Oil trading just slightly lower this morning following an inventory report yesterday that did little more than confirm market expectations. Crude took a hit yesterday, falling back roughly a dollar from the previous day’s close, and over $1.50 below Friday’s close above $55/bbl. Crude oil this morning is trading at $53.54, hardly changed from Tuesday’s close.
Fuel prices also eased gently yesterday, with both products losing around a penny. This morning those light losses have turned to relative lack of movement. Diesel prices are trading at $1.8957, down just 0.2 cents. Gasoline prices are $1.4273, up a miniscule 0.1 cents.
Yesterday’s API report was of little interest to the market, outside of a very slight build in diesel stocks (against an expected 1.8 MMbbl draw). Markets are waiting for this morning’s EIA report to confirm this week’s data.
The State of the Union address came and went, relatively benign from an energy standpoint. Trump touted America’s status as a net energy exporter, which technically was true for one week in December 2018 and is expected to become an on-going reality as early as 2020. He also pointed towards America’s recent ascent to being the largest oil producer in the world, surpassing Russia last year. Trump’s focus, however, was on the economy and border security, so the effect on markets was minimal.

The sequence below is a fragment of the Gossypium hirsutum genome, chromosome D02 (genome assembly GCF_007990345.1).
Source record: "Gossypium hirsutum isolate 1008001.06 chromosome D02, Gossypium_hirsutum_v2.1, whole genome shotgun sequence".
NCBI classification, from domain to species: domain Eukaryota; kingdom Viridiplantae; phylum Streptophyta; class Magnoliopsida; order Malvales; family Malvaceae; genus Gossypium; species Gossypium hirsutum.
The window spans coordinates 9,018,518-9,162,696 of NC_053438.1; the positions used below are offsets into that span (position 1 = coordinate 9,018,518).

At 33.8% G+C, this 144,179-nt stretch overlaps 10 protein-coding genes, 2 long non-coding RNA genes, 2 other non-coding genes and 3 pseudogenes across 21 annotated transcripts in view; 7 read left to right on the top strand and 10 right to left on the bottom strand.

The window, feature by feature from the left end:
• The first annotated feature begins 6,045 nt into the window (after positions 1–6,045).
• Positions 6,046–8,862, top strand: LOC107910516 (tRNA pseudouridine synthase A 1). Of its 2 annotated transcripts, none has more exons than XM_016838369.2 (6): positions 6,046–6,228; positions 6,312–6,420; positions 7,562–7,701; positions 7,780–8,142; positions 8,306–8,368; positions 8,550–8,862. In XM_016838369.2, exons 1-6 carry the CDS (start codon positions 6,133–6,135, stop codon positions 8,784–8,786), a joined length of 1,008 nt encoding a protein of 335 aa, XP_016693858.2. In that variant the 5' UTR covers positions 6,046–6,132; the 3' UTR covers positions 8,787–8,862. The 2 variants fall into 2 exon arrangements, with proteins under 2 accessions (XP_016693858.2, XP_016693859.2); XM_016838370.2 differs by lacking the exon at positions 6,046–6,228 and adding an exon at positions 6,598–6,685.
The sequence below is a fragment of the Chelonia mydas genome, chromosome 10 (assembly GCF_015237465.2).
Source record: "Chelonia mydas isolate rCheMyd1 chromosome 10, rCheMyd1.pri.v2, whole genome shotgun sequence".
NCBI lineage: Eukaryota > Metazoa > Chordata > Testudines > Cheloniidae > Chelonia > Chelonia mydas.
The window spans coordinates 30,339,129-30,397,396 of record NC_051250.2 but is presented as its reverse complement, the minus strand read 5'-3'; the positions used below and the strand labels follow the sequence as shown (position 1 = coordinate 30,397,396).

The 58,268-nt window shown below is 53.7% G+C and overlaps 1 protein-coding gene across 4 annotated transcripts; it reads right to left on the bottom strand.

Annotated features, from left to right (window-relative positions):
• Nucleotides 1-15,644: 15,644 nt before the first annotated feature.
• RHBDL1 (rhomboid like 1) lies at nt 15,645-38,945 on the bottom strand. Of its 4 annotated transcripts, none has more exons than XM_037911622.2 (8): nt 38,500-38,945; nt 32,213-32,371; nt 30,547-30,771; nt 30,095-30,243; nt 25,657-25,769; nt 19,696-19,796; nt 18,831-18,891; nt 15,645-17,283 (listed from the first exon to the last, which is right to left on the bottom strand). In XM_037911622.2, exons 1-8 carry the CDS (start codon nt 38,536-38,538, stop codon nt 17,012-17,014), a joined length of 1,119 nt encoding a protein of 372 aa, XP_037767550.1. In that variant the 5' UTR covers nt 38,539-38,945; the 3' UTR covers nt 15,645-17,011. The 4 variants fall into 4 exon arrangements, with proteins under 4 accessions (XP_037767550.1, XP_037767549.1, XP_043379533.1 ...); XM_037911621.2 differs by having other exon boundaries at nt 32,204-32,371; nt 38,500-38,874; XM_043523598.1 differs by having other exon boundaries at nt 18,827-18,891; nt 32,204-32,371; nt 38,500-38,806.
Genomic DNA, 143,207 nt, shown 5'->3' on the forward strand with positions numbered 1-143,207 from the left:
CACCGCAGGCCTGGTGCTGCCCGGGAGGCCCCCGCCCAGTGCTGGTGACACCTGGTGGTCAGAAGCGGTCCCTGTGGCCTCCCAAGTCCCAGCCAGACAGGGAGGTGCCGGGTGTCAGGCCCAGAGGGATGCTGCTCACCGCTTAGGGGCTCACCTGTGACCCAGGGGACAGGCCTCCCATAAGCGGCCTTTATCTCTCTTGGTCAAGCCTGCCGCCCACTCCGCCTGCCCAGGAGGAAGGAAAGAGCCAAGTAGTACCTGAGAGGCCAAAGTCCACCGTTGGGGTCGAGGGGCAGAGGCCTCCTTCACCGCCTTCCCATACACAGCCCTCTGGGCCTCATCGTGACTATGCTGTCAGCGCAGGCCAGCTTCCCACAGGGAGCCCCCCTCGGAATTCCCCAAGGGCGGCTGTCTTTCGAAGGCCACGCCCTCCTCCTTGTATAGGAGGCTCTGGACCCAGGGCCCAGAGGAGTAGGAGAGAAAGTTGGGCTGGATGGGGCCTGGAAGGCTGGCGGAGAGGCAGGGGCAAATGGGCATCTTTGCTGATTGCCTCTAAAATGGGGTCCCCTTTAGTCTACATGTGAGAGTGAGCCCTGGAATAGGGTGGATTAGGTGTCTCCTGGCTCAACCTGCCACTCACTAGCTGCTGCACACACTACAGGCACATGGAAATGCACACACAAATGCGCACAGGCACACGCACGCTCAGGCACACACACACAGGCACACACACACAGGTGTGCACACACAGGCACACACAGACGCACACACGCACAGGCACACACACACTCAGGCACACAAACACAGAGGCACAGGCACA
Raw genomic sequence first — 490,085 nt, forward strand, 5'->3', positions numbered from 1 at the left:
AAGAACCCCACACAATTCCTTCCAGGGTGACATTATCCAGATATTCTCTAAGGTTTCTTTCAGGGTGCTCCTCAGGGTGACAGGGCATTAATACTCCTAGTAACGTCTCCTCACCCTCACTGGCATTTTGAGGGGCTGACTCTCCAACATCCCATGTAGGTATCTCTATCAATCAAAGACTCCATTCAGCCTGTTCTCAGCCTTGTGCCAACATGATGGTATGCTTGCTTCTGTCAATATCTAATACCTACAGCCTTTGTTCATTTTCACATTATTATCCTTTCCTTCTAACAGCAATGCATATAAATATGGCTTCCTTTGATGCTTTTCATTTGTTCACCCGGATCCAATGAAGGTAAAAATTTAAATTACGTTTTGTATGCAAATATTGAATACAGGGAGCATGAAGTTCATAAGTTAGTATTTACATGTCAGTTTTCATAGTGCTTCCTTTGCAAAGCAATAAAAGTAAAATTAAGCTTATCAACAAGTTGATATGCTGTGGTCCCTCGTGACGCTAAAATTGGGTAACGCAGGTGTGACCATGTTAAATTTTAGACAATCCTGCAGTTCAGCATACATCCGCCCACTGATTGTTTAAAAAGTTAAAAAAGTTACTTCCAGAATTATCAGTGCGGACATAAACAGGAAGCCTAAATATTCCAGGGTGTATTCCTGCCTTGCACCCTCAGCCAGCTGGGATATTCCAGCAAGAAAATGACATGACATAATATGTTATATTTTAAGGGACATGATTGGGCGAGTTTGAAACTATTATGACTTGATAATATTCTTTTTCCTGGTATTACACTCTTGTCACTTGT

More important to oil markets this morning is on-going volatility in Venezuela, where production continues falling amid US sanctions. PDVSA is expected to take 300 kbpd of production offline as they struggle to find naphtha, a light oil element typically exported from the US to help Venezuela’s viscous crude flow more readily. Beyond losing a key customer, Venezuela has lost a major supply partner, further limiting their ability to convert oil into much needed cash. Sanctions have helped buoy prices in the last week, lifting them from the low $50’s to above $55 last week.